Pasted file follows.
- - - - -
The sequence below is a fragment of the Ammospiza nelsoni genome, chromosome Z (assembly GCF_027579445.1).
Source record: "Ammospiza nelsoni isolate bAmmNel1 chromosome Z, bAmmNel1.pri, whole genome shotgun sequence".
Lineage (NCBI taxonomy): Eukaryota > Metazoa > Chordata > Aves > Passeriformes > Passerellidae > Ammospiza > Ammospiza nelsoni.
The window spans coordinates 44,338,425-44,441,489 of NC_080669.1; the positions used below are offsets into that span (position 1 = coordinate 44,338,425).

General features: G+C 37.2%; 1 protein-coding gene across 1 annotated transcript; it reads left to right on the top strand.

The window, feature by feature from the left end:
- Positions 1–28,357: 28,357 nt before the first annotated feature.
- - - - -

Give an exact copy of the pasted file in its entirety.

The sequence below is a fragment of the Ammospiza nelsoni genome, chromosome Z (assembly GCF_027579445.1).
Source record: "Ammospiza nelsoni isolate bAmmNel1 chromosome Z, bAmmNel1.pri, whole genome shotgun sequence".
Lineage (NCBI taxonomy): Eukaryota > Metazoa > Chordata > Aves > Passeriformes > Passerellidae > Ammospiza > Ammospiza nelsoni.
The window spans coordinates 44,338,425-44,441,489 of NC_080669.1; the positions used below are offsets into that span (position 1 = coordinate 44,338,425).

General features: G+C 37.2%; 1 protein-coding gene across 1 annotated transcript; it reads left to right on the top strand.

The window, feature by feature from the left end:
- Positions 1–28,357: 28,357 nt before the first annotated feature.